Since graduating, what positions have you worked in and how have they shaped you?
Upon graduation, I spent 5 years at PwC Australia working across many different projects that involved the intersection of customer consulting and tech consulting. From this experience I learnt a lot about the intricacies of working in corporate, often working alongside government sponsors and building my foundations in the core grind of consulting. In my latter years at PwC, I worked more in the tech consulting sphere, where projects involved establishing an internal venture to drive ‘intrapreneurship’ at PwC.
In 2017, I had the chance to join Uber ANZ where I worked in the Community Operations team in Sydney. Coming out of Consulting and into Tech, I learnt a lot about applying data analysis to decision-making and was also able to further my technical skills (I learnt SQL deeply). Within the team, I managed our daily operations of our Earner Onboarding teams as well as strategic projects including state-wide regulatory changes and post-merger transition when we exited our South East Asia business to Grab.
Currently, I work in San Francisco as part of the Product Operations team at Uber. If CommOps meant we had to put ‘coverage’ on everything, then the ProdOps role involves ‘strategically’ investing in key things that’ll move the needle for the company through using a balance of business acumen and technical depth. In this role I got more into our technology, having the opportunity to work between our technical teams (Product Management, UXR, Engineers, Data Scientists, Designers) and business teams (Operations, Strategy, Finance, Sales and Support). Product Operations teams serve customers by contributing to the speeding up rollouts, identification of trends in opportunities and problem spaces, as well as recommending data to ensure decision-makers have all the necessary data to make the right decisions.
Looking back on the transition between PwC and Uber, how do you feel about it and how do your personal interests and values align with that of Uber?
Through my five years at PwC I definitely learnt a lot about the basics of consultancy and working professionally. The key takeaways I still carry with me today include the value of synthesis (as opposed to mere analysis) and being succinct. I came to understand that our clients are seeking to understand the problem through a specific lens and consultants need to be able to reach a well-synthesised conclusion and communicate that succinctly in a limited timeframe.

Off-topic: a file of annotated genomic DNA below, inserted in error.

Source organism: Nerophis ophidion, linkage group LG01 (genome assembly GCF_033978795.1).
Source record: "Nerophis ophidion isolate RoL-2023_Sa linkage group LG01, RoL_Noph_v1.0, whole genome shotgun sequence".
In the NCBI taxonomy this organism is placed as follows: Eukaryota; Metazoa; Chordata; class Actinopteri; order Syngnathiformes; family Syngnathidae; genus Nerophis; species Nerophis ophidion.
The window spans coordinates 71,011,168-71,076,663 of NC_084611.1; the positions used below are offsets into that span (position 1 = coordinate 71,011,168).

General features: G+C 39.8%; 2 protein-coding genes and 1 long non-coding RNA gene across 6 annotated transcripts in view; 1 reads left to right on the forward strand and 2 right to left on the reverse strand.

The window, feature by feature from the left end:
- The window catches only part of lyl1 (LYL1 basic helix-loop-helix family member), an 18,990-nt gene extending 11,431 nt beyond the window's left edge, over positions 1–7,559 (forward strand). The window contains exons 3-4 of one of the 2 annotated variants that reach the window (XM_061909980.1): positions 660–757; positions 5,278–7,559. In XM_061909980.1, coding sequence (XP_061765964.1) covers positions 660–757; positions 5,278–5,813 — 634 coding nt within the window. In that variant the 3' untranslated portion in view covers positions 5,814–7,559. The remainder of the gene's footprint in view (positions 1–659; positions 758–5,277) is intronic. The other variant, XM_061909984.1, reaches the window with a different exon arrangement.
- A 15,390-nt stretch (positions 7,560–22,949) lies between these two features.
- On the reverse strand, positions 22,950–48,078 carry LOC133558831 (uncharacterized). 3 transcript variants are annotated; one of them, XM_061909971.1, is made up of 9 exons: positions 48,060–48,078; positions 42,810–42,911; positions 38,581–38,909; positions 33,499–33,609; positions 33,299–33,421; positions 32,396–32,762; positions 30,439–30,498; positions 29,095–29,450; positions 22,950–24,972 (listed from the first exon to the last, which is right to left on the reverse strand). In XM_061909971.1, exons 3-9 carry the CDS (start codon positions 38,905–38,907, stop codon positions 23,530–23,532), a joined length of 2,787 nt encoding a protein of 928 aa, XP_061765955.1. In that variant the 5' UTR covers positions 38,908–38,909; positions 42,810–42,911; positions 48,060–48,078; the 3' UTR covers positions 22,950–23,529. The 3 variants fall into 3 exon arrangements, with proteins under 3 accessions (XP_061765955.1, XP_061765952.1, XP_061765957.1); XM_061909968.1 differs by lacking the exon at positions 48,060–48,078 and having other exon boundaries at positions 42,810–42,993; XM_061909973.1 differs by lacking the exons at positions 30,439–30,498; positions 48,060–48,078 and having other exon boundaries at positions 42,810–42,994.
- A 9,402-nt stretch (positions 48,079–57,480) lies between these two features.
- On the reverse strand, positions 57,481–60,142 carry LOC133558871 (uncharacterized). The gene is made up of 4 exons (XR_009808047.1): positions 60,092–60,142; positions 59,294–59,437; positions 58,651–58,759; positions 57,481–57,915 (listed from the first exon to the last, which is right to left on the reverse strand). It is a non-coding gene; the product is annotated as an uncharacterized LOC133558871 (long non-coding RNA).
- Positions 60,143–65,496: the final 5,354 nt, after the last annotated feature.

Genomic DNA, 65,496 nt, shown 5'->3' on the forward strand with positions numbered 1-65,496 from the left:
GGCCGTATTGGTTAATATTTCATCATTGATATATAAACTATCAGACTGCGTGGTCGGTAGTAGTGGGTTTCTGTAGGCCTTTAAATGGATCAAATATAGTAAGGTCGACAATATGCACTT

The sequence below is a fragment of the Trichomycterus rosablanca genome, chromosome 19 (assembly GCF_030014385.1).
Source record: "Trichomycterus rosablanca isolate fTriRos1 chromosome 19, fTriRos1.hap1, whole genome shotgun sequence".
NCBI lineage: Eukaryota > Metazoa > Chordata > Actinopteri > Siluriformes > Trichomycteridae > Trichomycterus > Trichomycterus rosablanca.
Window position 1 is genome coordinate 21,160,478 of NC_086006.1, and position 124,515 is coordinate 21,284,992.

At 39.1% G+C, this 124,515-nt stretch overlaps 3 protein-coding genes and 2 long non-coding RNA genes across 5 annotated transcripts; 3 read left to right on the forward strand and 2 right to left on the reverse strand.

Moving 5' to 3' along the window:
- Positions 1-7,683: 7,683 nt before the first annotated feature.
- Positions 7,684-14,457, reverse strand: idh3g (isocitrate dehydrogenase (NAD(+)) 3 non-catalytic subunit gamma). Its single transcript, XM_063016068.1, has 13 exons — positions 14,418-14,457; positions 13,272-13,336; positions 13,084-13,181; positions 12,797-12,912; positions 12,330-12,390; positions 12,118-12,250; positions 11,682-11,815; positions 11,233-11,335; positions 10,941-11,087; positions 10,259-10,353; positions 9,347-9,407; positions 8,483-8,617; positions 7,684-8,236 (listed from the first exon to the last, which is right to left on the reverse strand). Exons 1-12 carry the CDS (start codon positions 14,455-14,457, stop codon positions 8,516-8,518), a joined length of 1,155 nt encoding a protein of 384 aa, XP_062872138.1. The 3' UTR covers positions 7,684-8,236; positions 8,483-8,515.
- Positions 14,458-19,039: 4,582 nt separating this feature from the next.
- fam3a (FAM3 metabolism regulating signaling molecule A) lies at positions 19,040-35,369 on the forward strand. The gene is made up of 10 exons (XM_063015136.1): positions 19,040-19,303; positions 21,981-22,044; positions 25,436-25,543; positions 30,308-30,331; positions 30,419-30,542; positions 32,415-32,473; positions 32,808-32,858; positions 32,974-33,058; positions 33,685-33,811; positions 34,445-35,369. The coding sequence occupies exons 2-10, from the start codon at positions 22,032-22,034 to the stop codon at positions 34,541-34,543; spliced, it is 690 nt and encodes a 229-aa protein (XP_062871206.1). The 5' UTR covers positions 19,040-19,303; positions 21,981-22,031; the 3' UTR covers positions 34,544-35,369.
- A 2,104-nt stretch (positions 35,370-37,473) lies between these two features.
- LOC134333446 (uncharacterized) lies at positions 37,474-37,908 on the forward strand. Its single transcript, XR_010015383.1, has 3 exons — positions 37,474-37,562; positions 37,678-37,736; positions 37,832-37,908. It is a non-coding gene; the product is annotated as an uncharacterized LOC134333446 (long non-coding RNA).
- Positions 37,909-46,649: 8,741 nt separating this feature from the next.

There are definitely big differences between working at a Big 4 firm like PwC and a maturing tech company like Uber, however, I really enjoyed my time at both companies. Moving to Uber was definitely the right decision for me, and mastery, autonomy and purpose are the three words that I would use to unpack this.
 Mastery: I just wanted to learn more. Joining Uber was more fast-paced and involving harder technical skills. Given my interest in technology, I wanted to better understand what you could do with data and how to apply analysis to decision-making. Uber was able to give that opportunity to me!
 Autonomy: Why Uber? A unique characteristic of Uber is that being a marketplace business, each city is very different and there is more autonomy as opposed to just selling products built somewhere else. That was really important for me. I wanted to join a company where the people on the ground had some of the decision making authority. I found this in Uber Operations where things are much more decentralised.
 Purpose: The reason why I stay in Uber now is because we have one of the most influential marketplaces to decarbonise the world. In December 2019, I was back in Sydney during the biggest bushfire in Australian history. I remember very vividly: if we don’t course-correct and rewire how we live on Earth, then the next generation won’t receive the same opportunities as my generation. I got invigorated and started retooling and figuring out my role in the climate action movement. I’m very proud of Uber’s work in Sustainability - we announced our Commitments and Action Plans recently and I look forward to continuing to fight this existential threat.